You can tell a lot about the people who make up a household by the Christmas tree they choose to decorate it with. My best friend, for example, is a very busy bank manager who is always in a hurry and doesn’t have the time to mess about with fairy lights and tinsel. As a result, his Christmas tree is a thin, white conical affair that can be rigged up in two shakes and comes ready-decorated with baubles and built-in flashing lights. He put it up the other day in the time it took to boil the kettle for a cup of extra-strong coffee. Come January, a push of a button reduces it to a neat compact little package about the size of a toilet-brush, and into the box it goes, along with everything else remotely Christmassy. Last year he accidentally packed away his youngest son, who happened to be wearing a Father Christmas hat at the time. As soon as he discovered his mistake, he quickly and efficiently punched a couple of air-holes into the box, and hurried off to work...

My brother-in-law, on the other hand, is not too busy but too laid-back. His Christmas tree, when he can be bothered to put it up at all, consists of a branch with a forlorn ball hanging off it and a string of lights draped over it, which lazily flash twice before calling it a day and not coming on again until April. Eventually, it ends up in the fireplace...fairy lights, ball and all.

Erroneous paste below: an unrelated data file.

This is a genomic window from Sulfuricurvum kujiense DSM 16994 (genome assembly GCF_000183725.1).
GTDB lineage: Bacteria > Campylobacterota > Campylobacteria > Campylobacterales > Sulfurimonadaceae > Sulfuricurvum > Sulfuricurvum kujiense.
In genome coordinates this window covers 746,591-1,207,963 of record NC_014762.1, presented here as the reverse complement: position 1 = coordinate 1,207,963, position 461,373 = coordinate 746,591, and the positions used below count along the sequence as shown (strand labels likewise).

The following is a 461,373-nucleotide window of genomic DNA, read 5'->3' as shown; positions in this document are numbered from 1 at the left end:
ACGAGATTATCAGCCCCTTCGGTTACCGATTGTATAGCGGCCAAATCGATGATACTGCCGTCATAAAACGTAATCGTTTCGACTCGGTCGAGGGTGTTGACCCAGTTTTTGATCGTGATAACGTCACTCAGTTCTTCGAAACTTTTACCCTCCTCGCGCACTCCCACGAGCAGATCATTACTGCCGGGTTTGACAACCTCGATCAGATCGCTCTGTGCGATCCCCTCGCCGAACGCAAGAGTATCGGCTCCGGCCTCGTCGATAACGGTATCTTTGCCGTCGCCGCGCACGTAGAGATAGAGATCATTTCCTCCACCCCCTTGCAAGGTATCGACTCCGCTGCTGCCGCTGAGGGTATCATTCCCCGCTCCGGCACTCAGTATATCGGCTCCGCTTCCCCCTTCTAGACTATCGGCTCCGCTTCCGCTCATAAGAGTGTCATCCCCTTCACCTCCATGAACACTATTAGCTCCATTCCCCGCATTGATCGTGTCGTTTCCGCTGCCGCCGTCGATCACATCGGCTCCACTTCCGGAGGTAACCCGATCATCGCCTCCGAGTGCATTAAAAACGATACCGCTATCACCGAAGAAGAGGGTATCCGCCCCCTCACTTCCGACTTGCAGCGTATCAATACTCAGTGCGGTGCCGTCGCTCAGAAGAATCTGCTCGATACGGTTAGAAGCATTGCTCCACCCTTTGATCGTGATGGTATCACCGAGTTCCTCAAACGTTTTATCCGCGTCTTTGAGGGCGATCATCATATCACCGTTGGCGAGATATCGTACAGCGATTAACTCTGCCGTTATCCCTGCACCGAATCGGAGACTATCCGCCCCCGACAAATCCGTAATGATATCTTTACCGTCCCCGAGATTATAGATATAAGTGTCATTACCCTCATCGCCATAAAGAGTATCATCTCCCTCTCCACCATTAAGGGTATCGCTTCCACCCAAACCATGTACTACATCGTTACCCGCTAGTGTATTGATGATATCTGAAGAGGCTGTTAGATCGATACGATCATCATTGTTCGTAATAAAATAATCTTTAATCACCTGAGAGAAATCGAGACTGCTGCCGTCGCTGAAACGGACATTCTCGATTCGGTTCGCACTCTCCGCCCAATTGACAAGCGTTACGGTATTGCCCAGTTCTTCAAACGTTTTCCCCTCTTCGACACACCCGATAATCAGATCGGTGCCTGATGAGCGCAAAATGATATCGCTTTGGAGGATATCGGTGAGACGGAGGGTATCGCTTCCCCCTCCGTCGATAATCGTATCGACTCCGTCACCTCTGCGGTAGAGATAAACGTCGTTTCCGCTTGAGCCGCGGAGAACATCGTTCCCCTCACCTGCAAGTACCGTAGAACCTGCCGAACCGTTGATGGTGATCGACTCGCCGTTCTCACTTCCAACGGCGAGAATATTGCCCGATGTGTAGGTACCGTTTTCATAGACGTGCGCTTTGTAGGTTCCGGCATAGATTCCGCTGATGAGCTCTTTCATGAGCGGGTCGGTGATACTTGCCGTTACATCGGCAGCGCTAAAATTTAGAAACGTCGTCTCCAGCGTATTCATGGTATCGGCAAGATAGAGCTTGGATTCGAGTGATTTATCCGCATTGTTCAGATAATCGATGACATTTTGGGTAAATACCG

My mother is a bit of a perfectionist. At her house, the tree stands tall and proud with all the baubles spread out at equal distances from each other, with the smaller balls at the top flowing down in order of size to the huge globes at the bottom. The angel on top of the tree is Gabriel himself, because no lesser angel will do. The lights march on and off around the tree with military precision. Visitors are forced to wash their eyeballs with soap and water before they’re allowed into the living-room to look at it.

And then there’s our tree. My wife and I decorate it together, so it looks a bit schizophrenic. Her side of the tree is colour-coded, with red and gold balls strategically placed next to each fairy light for maximum glow. Red bows fill in the gaps. It’s so perfect that it looks like CGI. My side of the tree, on the other hand, looks like it was personally delivered to our door by a hurricane. This is because my part of the tree is usually the part that no one gets to see anyway because it’s wedged into the corner of the room in order to leave space for other stuff like the TV, the sofas… and us.

So next weekend we’re going to put up the Christmas tree. Partly because it’s family tradition, partly because we like it, partly because we need something to put the Christmas presents under and partly because it will give us some much-needed storage space in the box-room under the stairs, if only for a couple of weeks.

But mostly...the real reason I want the tree up...the most important reason of all… is because, when I told my two-and-a-half-year-old son that we weren’t going to put the tree up last weekend, his face fell and he said ‘awww’ in such a disappointed way, rising intonation and all, that...well...it’s just not the same as pulling on a pair of underpants after all.

Have a good one.

By Danny, teacher at EC Malta English language school